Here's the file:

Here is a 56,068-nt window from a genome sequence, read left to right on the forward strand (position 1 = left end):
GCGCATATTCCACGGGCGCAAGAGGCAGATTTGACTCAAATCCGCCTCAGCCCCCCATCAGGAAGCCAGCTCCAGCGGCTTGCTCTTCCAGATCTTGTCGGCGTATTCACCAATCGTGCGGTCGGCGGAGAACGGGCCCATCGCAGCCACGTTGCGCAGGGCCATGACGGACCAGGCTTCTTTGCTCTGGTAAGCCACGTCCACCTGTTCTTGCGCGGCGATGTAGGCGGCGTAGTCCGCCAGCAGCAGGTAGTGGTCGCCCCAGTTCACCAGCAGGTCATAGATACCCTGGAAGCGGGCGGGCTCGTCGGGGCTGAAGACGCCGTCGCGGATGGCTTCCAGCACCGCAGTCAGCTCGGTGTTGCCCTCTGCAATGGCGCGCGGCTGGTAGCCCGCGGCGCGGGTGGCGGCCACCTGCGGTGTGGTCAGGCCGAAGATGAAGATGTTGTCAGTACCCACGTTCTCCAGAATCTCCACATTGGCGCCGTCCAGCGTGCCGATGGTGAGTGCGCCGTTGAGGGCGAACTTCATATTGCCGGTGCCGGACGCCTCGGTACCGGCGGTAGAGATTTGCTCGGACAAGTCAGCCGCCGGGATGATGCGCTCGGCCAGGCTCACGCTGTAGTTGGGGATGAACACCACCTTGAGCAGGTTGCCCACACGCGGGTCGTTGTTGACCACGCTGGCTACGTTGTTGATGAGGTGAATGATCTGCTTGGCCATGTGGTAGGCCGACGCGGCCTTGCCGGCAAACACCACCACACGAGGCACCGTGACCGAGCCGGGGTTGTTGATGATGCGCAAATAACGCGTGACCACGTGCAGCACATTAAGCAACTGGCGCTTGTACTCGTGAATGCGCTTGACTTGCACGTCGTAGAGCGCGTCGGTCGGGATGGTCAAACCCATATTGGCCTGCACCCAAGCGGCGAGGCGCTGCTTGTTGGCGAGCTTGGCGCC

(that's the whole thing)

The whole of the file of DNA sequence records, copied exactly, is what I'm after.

Here is a 56,068-nt window from a genome sequence, read left to right on the forward strand (position 1 = left end):
GCGCATATTCCACGGGCGCAAGAGGCAGATTTGACTCAAATCCGCCTCAGCCCCCCATCAGGAAGCCAGCTCCAGCGGCTTGCTCTTCCAGATCTTGTCGGCGTATTCACCAATCGTGCGGTCGGCGGAGAACGGGCCCATCGCAGCCACGTTGCGCAGGGCCATGACGGACCAGGCTTCTTTGCTCTGGTAAGCCACGTCCACCTGTTCTTGCGCGGCGATGTAGGCGGCGTAGTCCGCCAGCAGCAGGTAGTGGTCGCCCCAGTTCACCAGCAGGTCATAGATACCCTGGAAGCGGGCGGGCTCGTCGGGGCTGAAGACGCCGTCGCGGATGGCTTCCAGCACCGCAGTCAGCTCGGTGTTGCCCTCTGCAATGGCGCGCGGCTGGTAGCCCGCGGCGCGGGTGGCGGCCACCTGCGGTGTGGTCAGGCCGAAGATGAAGATGTTGTCAGTACCCACGTTCTCCAGAATCTCCACATTGGCGCCGTCCAGCGTGCCGATGGTGAGTGCGCCGTTGAGGGCGAACTTCATATTGCCGGTGCCGGACGCCTCGGTACCGGCGGTAGAGATTTGCTCGGACAAGTCAGCCGCCGGGATGATGCGCTCGGCCAGGCTCACGCTGTAGTTGGGGATGAACACCACCTTGAGCAGGTTGCCCACACGCGGGTCGTTGTTGACCACGCTGGCTACGTTGTTGATGAGGTGAATGATCTGCTTGGCCATGTGGTAGGCCGACGCGGCCTTGCCGGCAAACACCACCACACGAGGCACCGTGACCGAGCCGGGGTTGTTGATGATGCGCAAATAACGCGTGACCACGTGCAGCACATTAAGCAACTGGCGCTTGTACTCGTGAATGCGCTTGACTTGCACGTCGTAGAGCGCGTCGGTCGGGATGGTCAAACCCATATTGGCCTGCACCCAAGCGGCGAGGCGCTGCTTGTTGGCGAGCTTGGCGCC